Two days after the battle, more news appeared in the New-Hampshire Gazette of Friday, April 21, published 60 miles to the north in Portsmouth. Usually the front pages of Colonial newspapers contained foreign news, essays, or advertisements. But the New-Hampshire Gazette’s printer, Daniel Fowle, not only put the breaking story from Massachusetts on his front page but gave it a rare centered headline: “BLOODY NEWS.” His report was a collection of rumors, many inaccurate, reflecting the fog of war. Tucked away at the bottom of the fourth page Fowle printed a disclaimer: “The Publisher of this Paper Has been in such perpetual Confusion by the different and contrary Accounts of the late Bloody Scene, that all Mistakes must be overlook’d.”
American Revolutionaries knew the limits of their newspapers better than anybody, but they also saw them as valuable sources, both during and after the war. Thomas Jefferson considered their preservation “a duty.” Massachusetts Spy printer Thomas went on to found the American Antiquarian Society in Worcester, a leading repository of the nation’s early print culture.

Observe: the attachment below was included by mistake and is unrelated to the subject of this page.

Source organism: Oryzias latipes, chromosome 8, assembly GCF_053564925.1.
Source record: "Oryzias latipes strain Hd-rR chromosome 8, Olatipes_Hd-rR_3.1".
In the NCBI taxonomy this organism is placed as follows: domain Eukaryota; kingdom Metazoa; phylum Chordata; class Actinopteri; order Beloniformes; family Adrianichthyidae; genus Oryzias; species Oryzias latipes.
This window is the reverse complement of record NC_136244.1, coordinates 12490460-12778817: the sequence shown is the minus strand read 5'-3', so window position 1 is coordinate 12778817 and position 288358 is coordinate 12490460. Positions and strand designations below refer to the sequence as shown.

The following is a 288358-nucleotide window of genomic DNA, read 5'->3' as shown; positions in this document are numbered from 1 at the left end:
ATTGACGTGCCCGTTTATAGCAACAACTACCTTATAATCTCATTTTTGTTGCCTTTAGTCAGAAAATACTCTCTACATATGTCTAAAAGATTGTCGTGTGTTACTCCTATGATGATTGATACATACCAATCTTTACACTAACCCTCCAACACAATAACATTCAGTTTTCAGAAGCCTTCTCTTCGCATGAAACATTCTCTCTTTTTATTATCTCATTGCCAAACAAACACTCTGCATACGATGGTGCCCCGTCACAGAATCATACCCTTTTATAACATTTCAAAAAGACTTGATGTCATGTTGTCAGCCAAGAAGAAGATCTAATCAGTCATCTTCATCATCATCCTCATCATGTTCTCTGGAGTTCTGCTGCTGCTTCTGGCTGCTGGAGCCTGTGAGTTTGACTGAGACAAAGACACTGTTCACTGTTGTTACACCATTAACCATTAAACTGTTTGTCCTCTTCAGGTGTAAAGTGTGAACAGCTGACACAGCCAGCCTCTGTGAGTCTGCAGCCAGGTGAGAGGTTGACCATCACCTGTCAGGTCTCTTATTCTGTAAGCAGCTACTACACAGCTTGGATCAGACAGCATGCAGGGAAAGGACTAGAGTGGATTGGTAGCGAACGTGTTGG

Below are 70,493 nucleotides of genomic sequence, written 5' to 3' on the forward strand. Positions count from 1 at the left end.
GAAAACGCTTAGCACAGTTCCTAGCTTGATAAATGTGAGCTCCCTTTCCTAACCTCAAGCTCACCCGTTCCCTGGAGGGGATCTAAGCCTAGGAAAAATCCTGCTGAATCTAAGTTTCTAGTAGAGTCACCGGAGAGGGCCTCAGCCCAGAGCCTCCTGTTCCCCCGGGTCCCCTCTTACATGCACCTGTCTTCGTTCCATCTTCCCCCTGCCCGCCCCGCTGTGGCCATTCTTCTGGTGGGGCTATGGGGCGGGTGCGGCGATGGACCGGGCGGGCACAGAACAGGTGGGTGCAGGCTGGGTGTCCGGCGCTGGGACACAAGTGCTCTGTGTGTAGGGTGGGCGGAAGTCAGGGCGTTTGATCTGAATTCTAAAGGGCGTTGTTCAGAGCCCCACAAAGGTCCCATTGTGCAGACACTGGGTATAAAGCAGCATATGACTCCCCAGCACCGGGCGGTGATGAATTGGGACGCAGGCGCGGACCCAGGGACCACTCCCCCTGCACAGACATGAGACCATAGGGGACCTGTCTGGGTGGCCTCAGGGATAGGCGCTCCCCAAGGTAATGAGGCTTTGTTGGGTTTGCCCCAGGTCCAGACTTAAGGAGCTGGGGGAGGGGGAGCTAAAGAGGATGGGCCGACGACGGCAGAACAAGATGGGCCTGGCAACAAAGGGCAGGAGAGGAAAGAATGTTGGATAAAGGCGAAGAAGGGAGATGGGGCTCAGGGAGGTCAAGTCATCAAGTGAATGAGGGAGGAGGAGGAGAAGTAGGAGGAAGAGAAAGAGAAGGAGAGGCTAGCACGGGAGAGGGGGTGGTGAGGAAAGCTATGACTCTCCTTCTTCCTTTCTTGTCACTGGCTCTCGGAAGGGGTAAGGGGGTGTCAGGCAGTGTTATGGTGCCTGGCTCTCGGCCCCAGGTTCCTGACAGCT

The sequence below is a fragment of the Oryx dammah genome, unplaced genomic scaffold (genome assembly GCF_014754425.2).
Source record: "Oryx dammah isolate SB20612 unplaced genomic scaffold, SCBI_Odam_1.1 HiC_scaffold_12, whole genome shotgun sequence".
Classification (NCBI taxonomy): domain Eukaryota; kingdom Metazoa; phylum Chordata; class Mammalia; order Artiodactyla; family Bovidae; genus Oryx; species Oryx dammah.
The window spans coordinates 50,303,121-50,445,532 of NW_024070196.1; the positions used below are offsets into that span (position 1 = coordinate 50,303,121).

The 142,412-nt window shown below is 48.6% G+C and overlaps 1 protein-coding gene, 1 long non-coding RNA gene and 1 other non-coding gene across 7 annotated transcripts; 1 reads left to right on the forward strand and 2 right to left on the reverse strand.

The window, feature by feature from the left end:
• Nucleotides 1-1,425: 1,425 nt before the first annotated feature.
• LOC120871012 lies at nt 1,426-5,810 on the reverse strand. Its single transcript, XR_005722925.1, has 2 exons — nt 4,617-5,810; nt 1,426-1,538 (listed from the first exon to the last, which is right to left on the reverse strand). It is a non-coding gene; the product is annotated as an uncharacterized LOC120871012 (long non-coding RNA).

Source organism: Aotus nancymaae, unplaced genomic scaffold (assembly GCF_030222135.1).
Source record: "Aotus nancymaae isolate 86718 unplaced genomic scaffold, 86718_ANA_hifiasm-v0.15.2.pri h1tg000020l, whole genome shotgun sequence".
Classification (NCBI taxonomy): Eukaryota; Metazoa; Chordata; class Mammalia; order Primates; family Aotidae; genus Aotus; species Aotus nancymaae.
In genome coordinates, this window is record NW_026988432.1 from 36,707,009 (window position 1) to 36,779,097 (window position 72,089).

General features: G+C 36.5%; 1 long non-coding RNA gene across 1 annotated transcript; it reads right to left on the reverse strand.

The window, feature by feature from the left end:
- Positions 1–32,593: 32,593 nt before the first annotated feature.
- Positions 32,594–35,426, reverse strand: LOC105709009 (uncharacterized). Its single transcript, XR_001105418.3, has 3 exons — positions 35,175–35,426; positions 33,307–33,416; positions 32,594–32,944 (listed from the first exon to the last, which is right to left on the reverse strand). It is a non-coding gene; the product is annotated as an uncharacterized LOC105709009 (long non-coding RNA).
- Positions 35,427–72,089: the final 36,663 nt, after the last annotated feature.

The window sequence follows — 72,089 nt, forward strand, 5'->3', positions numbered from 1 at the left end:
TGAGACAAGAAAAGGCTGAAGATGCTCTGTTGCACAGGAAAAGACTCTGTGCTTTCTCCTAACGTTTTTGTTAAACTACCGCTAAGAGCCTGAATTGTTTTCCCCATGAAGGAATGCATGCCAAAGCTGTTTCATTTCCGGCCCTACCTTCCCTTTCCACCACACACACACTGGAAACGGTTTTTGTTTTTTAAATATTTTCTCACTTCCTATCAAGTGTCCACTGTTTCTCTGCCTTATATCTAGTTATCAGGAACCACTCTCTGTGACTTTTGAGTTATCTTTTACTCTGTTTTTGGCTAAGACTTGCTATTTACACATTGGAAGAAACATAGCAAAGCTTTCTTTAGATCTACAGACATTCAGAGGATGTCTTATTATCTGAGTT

For the two centuries since, historians have relied on these period newspapers as sources. But to look at them is to realize that the news has never truly been as black and white as we imagine. These early news reports are a “first draft of history”—and a reminder that when it comes to what the big events mean, it has always taken time for the story to settle.
Todd Andrlik is a Revolutionary War newspaper archivist, and J.L. Bell is the proprietor of boston1775.net, about New England’s Revolutionary history. Andrlik is the main author of and Bell contributed to “Reporting the Revolutionary War: Before It Was History, It Was News” (Sourcebooks), which reproduces American Revolution-era newspapers with modern analysis (www.beforehistory.com).